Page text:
Inquiry: An Interdisciplinary Journal of Philosophy 40 (2). 1997.
    No abstract
  •  27
    Paradox Lost, but in which Envelope?
    Croatian Journal of Philosophy 2 (3): 353-362. 2002.
    The aim of this paper is to diagnose the so-called two envelopes paradox. Many writers have claimed that there is something genuinely paradoxical in the situation with the two envelopes, and some writers are now developing non-standards theories of expected utility. I claim that there is no paradox for expected utility theory as I understand that theory, and that contrary claims are confused. Expected utility theory is completely unaffected by the two-envelope paradox
  •  65
    Indexicals: what they are essential for
    Inquiry: An Interdisciplinary Journal of Philosophy 60 (3): 295-314. 2017.
    Cappelen and Dever have recently defended the view that indexicals are not essential: They do not signify anything philosophically deep and we do not need indexicals for any important philosophical work. This paper contests their view from the point of view of an account of intentional agency. It argues that we need indexicals essentially when accounting for what it is do something intentionally and, as a consequence, intentional action, and defends a view of intentional action as a possible con…Read more
  •  368
  •  4
    Epistemiske grunner og epistemiske plikter
    Norsk Filosofisk Tidsskrift 48 (2): 133-143. 2013.
    This paper inquires into some problems for a thesis about the aim of belief, expressed in normative terms along the lines that we ought to have correct or true beliefs. In particular, the paper aims to disarm the important blind-spot objections to such a view. What these objections seek to establish is that there are pretty simple truths we cannot have beliefs about, and since ought implies can, we ought not to have beliefs about these truths. It follows that there cannot be a correct normative …Read more
  •  29
    A Note on Objects and Events
    Analysis 48 (1). 1988.
  •  8
    The Epistemology of Decision-Making “Naturalised”
    In A. Orenstein & Petr Kotatko (eds.), Knowledge, Language and Logic: Questions for Quine, Kluwer Academic Print On Demand. pp. 109--129. 2000.
  • Reviews (review)
    Theoria 60 (1): 63-77. 1994.
  •  3
    Integrering, en skotsk idealist og CSMN- Svar til Alastair Hannay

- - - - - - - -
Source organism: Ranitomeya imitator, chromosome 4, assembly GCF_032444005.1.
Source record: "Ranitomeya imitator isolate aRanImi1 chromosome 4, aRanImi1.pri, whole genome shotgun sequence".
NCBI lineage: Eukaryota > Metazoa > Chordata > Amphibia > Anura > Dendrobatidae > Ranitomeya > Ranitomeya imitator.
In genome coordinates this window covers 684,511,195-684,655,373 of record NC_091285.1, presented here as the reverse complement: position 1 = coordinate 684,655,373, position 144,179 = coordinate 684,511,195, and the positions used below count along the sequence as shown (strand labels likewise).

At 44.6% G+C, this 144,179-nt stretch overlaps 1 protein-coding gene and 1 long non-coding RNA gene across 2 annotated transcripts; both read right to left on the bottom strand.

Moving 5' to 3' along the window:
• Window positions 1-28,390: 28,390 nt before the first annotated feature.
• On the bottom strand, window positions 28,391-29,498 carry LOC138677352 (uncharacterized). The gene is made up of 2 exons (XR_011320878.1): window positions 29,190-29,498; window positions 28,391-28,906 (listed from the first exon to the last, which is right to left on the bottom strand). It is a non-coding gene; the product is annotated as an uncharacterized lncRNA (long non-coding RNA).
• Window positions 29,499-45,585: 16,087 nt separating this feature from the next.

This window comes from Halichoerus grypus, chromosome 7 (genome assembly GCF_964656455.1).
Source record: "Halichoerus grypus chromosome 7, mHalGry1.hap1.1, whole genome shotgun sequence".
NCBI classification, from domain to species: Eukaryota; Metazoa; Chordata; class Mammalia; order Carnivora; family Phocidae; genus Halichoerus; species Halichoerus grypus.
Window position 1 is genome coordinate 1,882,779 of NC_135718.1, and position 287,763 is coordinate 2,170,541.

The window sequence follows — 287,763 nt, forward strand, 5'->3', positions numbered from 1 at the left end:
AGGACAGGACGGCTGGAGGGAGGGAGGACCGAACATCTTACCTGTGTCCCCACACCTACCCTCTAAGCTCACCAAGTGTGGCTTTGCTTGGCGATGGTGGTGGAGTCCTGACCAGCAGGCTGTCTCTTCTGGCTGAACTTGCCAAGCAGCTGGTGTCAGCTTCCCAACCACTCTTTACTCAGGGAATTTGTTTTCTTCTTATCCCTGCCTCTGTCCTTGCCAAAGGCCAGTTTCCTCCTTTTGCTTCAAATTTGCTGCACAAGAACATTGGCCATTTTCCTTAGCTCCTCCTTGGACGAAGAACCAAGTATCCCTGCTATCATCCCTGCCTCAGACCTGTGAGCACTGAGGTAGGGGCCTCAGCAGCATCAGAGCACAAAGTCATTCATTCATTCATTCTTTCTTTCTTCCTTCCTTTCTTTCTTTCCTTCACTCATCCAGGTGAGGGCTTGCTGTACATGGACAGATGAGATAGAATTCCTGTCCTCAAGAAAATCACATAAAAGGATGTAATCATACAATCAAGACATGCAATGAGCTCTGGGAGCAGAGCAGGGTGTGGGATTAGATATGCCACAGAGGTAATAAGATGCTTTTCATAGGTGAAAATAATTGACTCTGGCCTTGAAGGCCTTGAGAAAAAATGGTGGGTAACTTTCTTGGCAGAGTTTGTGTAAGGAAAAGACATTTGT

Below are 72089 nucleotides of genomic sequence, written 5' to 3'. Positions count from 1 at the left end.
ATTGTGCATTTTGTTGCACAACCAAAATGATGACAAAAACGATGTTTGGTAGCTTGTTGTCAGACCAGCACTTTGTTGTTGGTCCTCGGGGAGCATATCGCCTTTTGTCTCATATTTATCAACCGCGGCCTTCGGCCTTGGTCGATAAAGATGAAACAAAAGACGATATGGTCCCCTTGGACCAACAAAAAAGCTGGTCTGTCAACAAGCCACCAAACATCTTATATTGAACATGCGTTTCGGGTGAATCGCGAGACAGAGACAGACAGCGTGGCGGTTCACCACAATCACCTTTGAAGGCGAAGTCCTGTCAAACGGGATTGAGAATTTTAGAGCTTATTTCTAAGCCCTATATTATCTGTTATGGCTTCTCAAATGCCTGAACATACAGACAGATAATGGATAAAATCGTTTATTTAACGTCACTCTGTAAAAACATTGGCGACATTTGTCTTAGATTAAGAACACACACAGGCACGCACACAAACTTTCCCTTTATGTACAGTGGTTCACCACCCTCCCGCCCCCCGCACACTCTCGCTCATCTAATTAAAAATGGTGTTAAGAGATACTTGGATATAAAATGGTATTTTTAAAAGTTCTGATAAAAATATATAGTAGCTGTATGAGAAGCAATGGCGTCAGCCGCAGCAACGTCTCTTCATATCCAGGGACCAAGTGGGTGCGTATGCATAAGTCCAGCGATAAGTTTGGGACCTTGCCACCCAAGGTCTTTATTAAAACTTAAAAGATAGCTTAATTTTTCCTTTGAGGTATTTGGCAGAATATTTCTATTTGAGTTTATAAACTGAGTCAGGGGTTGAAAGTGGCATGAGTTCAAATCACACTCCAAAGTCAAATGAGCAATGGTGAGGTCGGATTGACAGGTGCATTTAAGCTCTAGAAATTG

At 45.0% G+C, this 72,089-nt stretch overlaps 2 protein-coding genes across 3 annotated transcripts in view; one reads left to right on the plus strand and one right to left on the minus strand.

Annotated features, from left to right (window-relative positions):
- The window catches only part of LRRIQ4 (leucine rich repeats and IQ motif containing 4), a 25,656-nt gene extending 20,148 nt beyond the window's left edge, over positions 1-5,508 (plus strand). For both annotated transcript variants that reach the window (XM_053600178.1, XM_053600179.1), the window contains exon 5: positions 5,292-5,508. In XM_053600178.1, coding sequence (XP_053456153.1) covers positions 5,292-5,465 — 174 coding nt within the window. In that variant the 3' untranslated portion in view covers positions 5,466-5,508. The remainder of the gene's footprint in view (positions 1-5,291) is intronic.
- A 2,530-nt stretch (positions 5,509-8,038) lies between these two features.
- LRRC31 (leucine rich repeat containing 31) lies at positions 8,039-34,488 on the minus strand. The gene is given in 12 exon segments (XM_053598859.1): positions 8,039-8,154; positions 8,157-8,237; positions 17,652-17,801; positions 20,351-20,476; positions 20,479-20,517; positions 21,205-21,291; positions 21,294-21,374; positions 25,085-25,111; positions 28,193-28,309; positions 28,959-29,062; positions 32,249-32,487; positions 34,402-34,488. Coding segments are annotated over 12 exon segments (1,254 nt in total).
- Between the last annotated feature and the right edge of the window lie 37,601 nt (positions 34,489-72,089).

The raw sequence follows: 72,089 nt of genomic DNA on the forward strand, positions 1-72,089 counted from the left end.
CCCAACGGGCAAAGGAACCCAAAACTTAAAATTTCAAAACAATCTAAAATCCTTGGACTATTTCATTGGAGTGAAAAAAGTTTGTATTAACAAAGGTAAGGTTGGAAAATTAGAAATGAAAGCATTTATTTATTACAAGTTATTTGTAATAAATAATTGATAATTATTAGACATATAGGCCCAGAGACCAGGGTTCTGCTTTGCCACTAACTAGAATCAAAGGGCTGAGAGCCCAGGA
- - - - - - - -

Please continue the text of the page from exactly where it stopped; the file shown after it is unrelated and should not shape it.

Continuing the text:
Norsk Filosofisk Tidsskrift 44 (2): 158-161. 2009.
  • D. H. Mellor: Matters of Metaphysics (review)
    Theoria 60 (1): 73. 1994.
  •  30
    Preface
    with Herman Ruge Jervell
    Synthese 98 (1): 1-2. 1994.
  •  20
    Philosophy, Addiction and Inquiry
    Inquiry: An Interdisciplinary Journal of Philosophy 56 (5). 2013.
    ABSTRACT This introductory paper raises, partly as a preparation for the other papers in this issue, questions about how philosophy ought to proceed in the light of knowledge we have in surrounding disciplines, with a focus on the case of addiction. It also raises issues about how addiction research might be enlightened by philosophical work. In the background for the paper are two competing approaches to the evidential grounding of philosophical insight. According to a widespread view, philosop…Read more
  •  7
    Facing Facts and Motivations
    ProtoSociology 23 159-170. 2006.
  •  67
    A Kripkean objection to Kripke's argument against identity-theories
    Inquiry: An Interdisciplinary Journal of Philosophy 30 (4). 1987.
    This paper analyses and criticizes S. Kripke's celebrated argument against materialist identity?theories. While criticisms of Kripke in the literature attack one or more of his premisses, an attempt is made here to show that Kripke's conclusion is unjustified even if his premisses are accepted. Kripke's premisses have sufficient independent plausibility to make this strategy interesting. Having stated Kripke's argument, it is pointed out that Kripke must assume that the contents of the Cartesian…Read more